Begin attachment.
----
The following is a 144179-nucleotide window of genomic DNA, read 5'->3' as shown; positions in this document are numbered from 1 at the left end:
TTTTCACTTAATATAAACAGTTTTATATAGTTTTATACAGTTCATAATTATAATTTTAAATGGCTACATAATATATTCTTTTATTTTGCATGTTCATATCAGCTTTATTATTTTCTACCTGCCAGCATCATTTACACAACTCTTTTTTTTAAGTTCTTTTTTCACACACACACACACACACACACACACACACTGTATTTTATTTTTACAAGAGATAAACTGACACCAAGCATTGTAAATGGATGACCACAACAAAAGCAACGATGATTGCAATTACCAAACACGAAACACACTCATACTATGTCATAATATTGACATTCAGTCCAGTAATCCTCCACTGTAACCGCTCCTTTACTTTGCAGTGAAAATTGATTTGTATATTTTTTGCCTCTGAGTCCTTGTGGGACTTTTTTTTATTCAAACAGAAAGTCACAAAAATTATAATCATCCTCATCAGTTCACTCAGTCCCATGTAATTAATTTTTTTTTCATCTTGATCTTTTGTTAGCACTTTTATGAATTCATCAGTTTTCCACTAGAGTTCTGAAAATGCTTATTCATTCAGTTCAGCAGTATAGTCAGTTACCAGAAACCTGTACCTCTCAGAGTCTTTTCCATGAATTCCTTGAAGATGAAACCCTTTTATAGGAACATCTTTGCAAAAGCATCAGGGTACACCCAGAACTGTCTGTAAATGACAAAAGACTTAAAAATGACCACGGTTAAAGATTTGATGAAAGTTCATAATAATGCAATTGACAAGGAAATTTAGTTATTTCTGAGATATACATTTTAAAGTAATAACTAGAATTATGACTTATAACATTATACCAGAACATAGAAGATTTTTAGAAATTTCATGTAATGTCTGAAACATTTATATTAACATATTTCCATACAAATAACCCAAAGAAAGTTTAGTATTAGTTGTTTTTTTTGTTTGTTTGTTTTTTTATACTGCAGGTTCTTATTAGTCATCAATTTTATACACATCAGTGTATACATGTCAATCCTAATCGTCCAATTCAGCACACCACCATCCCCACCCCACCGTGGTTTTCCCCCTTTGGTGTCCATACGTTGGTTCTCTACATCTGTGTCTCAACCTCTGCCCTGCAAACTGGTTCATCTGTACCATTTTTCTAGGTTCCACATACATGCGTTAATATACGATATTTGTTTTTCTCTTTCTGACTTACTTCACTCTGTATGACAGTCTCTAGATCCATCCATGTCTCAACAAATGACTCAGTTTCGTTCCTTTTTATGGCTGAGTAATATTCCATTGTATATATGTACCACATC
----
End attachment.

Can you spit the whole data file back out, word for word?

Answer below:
The following is a 144179-nucleotide window of genomic DNA, read 5'->3' as shown; positions in this document are numbered from 1 at the left end:
TTTTCACTTAATATAAACAGTTTTATATAGTTTTATACAGTTCATAATTATAATTTTAAATGGCTACATAATATATTCTTTTATTTTGCATGTTCATATCAGCTTTATTATTTTCTACCTGCCAGCATCATTTACACAACTCTTTTTTTTAAGTTCTTTTTTCACACACACACACACACACACACACACACACTGTATTTTATTTTTACAAGAGATAAACTGACACCAAGCATTGTAAATGGATGACCACAACAAAAGCAACGATGATTGCAATTACCAAACACGAAACACACTCATACTATGTCATAATATTGACATTCAGTCCAGTAATCCTCCACTGTAACCGCTCCTTTACTTTGCAGTGAAAATTGATTTGTATATTTTTTGCCTCTGAGTCCTTGTGGGACTTTTTTTTATTCAAACAGAAAGTCACAAAAATTATAATCATCCTCATCAGTTCACTCAGTCCCATGTAATTAATTTTTTTTTCATCTTGATCTTTTGTTAGCACTTTTATGAATTCATCAGTTTTCCACTAGAGTTCTGAAAATGCTTATTCATTCAGTTCAGCAGTATAGTCAGTTACCAGAAACCTGTACCTCTCAGAGTCTTTTCCATGAATTCCTTGAAGATGAAACCCTTTTATAGGAACATCTTTGCAAAAGCATCAGGGTACACCCAGAACTGTCTGTAAATGACAAAAGACTTAAAAATGACCACGGTTAAAGATTTGATGAAAGTTCATAATAATGCAATTGACAAGGAAATTTAGTTATTTCTGAGATATACATTTTAAAGTAATAACTAGAATTATGACTTATAACATTATACCAGAACATAGAAGATTTTTAGAAATTTCATGTAATGTCTGAAACATTTATATTAACATATTTCCATACAAATAACCCAAAGAAAGTTTAGTATTAGTTGTTTTTTTTGTTTGTTTGTTTTTTTATACTGCAGGTTCTTATTAGTCATCAATTTTATACACATCAGTGTATACATGTCAATCCTAATCGTCCAATTCAGCACACCACCATCCCCACCCCACCGTGGTTTTCCCCCTTTGGTGTCCATACGTTGGTTCTCTACATCTGTGTCTCAACCTCTGCCCTGCAAACTGGTTCATCTGTACCATTTTTCTAGGTTCCACATACATGCGTTAATATACGATATTTGTTTTTCTCTTTCTGACTTACTTCACTCTGTATGACAGTCTCTAGATCCATCCATGTCTCAACAAATGACTCAGTTTCGTTCCTTTTTATGGCTGAGTAATATTCCATTGTATATATGTACCACATC